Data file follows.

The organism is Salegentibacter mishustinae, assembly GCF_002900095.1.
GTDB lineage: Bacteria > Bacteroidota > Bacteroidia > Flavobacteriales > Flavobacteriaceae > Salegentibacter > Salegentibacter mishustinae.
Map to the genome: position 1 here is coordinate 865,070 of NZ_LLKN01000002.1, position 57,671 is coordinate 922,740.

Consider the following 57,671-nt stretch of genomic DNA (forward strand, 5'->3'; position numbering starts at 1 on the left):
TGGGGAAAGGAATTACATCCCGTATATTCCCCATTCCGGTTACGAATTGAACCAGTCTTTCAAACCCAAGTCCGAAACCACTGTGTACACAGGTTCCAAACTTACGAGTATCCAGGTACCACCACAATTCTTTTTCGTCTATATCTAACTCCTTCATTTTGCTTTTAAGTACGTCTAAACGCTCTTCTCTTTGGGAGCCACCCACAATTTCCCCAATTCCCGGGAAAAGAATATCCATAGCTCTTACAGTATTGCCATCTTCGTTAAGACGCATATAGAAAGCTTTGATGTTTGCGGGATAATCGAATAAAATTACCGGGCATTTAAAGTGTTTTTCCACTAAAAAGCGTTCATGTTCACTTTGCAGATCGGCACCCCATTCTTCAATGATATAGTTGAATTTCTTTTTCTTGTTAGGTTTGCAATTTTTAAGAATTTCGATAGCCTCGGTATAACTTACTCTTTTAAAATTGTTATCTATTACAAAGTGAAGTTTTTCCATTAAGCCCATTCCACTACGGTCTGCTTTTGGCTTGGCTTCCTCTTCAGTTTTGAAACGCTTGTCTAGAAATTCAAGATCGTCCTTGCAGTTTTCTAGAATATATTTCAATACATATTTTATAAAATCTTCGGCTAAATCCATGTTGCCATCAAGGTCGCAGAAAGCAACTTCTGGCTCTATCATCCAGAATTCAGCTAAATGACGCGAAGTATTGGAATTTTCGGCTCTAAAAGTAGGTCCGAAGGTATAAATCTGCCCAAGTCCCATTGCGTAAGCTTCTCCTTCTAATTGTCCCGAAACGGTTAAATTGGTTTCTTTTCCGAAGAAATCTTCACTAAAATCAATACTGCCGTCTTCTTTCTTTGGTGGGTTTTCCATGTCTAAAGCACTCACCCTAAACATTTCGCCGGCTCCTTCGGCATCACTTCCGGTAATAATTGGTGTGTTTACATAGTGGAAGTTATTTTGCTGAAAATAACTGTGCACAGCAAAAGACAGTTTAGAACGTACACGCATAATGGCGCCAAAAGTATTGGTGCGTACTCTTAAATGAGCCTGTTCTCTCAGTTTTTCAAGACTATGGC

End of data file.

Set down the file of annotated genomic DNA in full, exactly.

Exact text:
The organism is Salegentibacter mishustinae, assembly GCF_002900095.1.
GTDB lineage: Bacteria > Bacteroidota > Bacteroidia > Flavobacteriales > Flavobacteriaceae > Salegentibacter > Salegentibacter mishustinae.
Map to the genome: position 1 here is coordinate 865,070 of NZ_LLKN01000002.1, position 57,671 is coordinate 922,740.

Consider the following 57,671-nt stretch of genomic DNA (forward strand, 5'->3'; position numbering starts at 1 on the left):
TGGGGAAAGGAATTACATCCCGTATATTCCCCATTCCGGTTACGAATTGAACCAGTCTTTCAAACCCAAGTCCGAAACCACTGTGTACACAGGTTCCAAACTTACGAGTATCCAGGTACCACCACAATTCTTTTTCGTCTATATCTAACTCCTTCATTTTGCTTTTAAGTACGTCTAAACGCTCTTCTCTTTGGGAGCCACCCACAATTTCCCCAATTCCCGGGAAAAGAATATCCATAGCTCTTACAGTATTGCCATCTTCGTTAAGACGCATATAGAAAGCTTTGATGTTTGCGGGATAATCGAATAAAATTACCGGGCATTTAAAGTGTTTTTCCACTAAAAAGCGTTCATGTTCACTTTGCAGATCGGCACCCCATTCTTCAATGATATAGTTGAATTTCTTTTTCTTGTTAGGTTTGCAATTTTTAAGAATTTCGATAGCCTCGGTATAACTTACTCTTTTAAAATTGTTATCTATTACAAAGTGAAGTTTTTCCATTAAGCCCATTCCACTACGGTCTGCTTTTGGCTTGGCTTCCTCTTCAGTTTTGAAACGCTTGTCTAGAAATTCAAGATCGTCCTTGCAGTTTTCTAGAATATATTTCAATACATATTTTATAAAATCTTCGGCTAAATCCATGTTGCCATCAAGGTCGCAGAAAGCAACTTCTGGCTCTATCATCCAGAATTCAGCTAAATGACGCGAAGTATTGGAATTTTCGGCTCTAAAAGTAGGTCCGAAGGTATAAATCTGCCCAAGTCCCATTGCGTAAGCTTCTCCTTCTAATTGTCCCGAAACGGTTAAATTGGTTTCTTTTCCGAAGAAATCTTCACTAAAATCAATACTGCCGTCTTCTTTCTTTGGTGGGTTTTCCATGTCTAAAGCACTCACCCTAAACATTTCGCCGGCTCCTTCGGCATCACTTCCGGTAATAATTGGTGTGTTTACATAGTGGAAGTTATTTTGCTGAAAATAACTGTGCACAGCAAAAGACAGTTTAGAACGTACACGCATAATGGCGCCAAAAGTATTGGTGCGTACTCTTAAATGAGCCTGTTCTCTCAGTTTTTCAAGACTATGGC